The Midwolde Church, Groningen @ Flora Reznik
YZ: When I first listened to your Slow Roads, I was deeply impressed by the way you combined the characteristics and beauty of the sounds of historic medieval organs with the sensibilities of contemporary times. I recognized a deep respect and admiration for medieval organ music and a sincere desire to bring back the values of those old times while making the historic pipe organs sound lively and refreshing. I think you have achieved something incredible with this album, combining these traditional/modern values to create music that transcends time.
Can you tell me your thoughts about "traditional", "contemporary" and "experimental" in terms of music? IV: I appreciate that you say this about the album, although perhaps I would not use the word ‘values’. It is more of a sense of absence of the world and its values in music, that brings out the abstract qualities that I am looking for and that I somewhat also find in the old keyboard music of, let’s say, pre Enlightenment Europe. Without pathos that would arouse the passions of the listener, without effects or drama, and which can then lead the mind towards that abstract ideal and in doing so bring it to a place in which reality can seem more truthful. This is more of what I am after. I try not to put emphasis on the distinctions between contemporary, traditional and experimental, not in music nor in general. I think that these notions together consist a necessary trinity that can lead to meaningful art, perhaps in a way in which one appeases the other, or even serve as an antidote to its counterpart. But they are not important and in my own life I hope for all of it to be co-habitual. Although, I think that I do understand why you raise this question, because it seems as if so much of today’s art is concerned with either breaking out of traditions or on exalting them. I myself however feel more honest by keeping an open hand towards anything that reaches its hand towards me, and be then guided into the unknown. Then I feel like I can be presented with the possibility of experiencing real growth and perhaps even originality. So, in regards to your conclusion about this music - I do think that ‘that’ which is true, which is universal, is true always. In music as in everything else. But, the clarity of it can be obstructed by the worlds that we create for ourselves. However, when you’re looking out for that which is beyond the immediate experience of the world, as you go through life you become better at picking up cues that hint at it, which then put you on the course, the slow road, towards truth. So, I end up here, finding some of this spirit revealed in ancient sounds that don’t bear the weight of world anymore, and then letting it flow back into the world in a way that makes some sort of sense in the contemporary mind.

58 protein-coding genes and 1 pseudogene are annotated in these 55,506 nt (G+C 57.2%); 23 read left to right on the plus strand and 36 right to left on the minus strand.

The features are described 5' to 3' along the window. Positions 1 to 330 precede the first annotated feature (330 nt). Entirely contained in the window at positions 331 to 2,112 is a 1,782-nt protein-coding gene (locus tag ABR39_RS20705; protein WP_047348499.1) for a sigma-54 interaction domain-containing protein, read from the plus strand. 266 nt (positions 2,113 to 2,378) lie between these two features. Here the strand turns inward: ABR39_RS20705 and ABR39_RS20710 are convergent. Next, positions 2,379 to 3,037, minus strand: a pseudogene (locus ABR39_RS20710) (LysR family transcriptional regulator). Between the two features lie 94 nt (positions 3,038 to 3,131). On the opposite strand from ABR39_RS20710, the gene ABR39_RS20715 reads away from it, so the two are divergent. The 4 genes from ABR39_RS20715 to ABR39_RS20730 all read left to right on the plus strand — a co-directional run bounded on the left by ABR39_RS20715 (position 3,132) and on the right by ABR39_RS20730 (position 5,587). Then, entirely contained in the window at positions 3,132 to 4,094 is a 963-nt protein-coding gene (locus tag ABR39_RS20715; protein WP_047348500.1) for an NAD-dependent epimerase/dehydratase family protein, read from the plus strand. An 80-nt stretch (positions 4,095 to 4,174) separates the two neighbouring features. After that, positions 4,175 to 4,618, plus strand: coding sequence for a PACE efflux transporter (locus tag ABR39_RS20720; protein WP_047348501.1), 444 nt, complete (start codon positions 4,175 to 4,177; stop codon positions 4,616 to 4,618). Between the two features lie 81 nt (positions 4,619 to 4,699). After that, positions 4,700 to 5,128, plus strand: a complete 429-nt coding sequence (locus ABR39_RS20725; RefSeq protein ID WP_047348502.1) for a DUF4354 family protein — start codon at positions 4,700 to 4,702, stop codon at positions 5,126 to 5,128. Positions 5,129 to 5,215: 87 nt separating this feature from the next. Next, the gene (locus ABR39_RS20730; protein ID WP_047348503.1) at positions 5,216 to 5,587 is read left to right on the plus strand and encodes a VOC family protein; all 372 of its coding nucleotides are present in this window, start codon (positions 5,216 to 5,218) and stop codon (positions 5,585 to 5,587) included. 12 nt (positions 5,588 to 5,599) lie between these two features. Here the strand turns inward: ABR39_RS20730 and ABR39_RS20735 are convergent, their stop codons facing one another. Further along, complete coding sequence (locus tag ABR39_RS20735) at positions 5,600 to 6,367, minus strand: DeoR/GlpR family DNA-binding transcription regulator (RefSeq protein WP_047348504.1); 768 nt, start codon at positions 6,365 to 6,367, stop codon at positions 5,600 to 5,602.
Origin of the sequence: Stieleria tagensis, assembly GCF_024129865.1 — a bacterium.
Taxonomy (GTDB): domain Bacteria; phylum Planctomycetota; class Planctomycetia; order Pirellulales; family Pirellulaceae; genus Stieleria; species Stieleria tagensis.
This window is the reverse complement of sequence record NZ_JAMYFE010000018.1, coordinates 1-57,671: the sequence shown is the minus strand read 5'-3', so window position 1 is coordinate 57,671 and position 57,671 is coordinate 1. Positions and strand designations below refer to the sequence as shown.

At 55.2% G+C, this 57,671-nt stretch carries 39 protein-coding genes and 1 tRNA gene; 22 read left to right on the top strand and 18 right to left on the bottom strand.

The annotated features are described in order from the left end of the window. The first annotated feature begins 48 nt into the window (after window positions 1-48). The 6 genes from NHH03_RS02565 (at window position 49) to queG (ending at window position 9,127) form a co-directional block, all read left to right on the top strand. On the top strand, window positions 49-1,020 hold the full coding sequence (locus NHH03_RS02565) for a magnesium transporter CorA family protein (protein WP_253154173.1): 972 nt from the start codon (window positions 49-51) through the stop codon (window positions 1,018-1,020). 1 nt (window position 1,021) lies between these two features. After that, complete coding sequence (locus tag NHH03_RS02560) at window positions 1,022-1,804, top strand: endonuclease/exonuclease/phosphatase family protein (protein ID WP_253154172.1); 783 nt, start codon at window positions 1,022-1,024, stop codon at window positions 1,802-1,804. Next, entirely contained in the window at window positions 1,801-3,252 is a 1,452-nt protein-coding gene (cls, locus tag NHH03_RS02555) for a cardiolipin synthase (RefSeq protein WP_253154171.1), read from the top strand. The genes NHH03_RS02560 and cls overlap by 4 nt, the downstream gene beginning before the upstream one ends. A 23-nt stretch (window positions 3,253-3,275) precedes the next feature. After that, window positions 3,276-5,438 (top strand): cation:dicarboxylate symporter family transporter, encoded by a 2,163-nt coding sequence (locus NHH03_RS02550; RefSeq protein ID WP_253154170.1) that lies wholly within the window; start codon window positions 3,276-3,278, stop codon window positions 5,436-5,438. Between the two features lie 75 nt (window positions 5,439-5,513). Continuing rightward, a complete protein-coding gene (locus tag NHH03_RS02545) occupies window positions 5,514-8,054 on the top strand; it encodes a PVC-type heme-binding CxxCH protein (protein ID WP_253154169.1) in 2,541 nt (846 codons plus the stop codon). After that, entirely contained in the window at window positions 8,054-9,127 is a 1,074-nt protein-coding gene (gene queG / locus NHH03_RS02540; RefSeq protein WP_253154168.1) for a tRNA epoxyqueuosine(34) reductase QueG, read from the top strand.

Slow Roads is an album of eight pieces written by Hague-based Serbian composer Ivan Vukosavljević between 2019 and 2022, for solo 1/4 comma meantone organ. All eight pieces were recorded in 2022 on five different historic organs, dating from the early 16th to mid-17th centuries, located in medieval churches scattered throughout the countryside of the northern Netherlands. Each piece was adapted for a specific organ, as they vary considerably in their disposition. All eight pieces are written in unmeasured notation, with bars removed and only rhythms and phrase contours suggested.
On this album, Vukosavljević adopts a meantone temperament that echoes the sentiments of late medieval and Renaissance keyboard music, while valuing the contemplative aspect of the music, to create organ music as his own voice that resonates with the present time. Five of the eight pieces were performed by Tineke Steenbrink, co-founder of the Dutch early music ensemble Holland Baroque. Francesca Ajossa, Jan Hage and Lise Morrison performed one piece each.
Tineke Steenbrink (2, 5, 6, 7, 8) Jan Hage (3) Francesca Ajossa (4) Lise Morrison (1)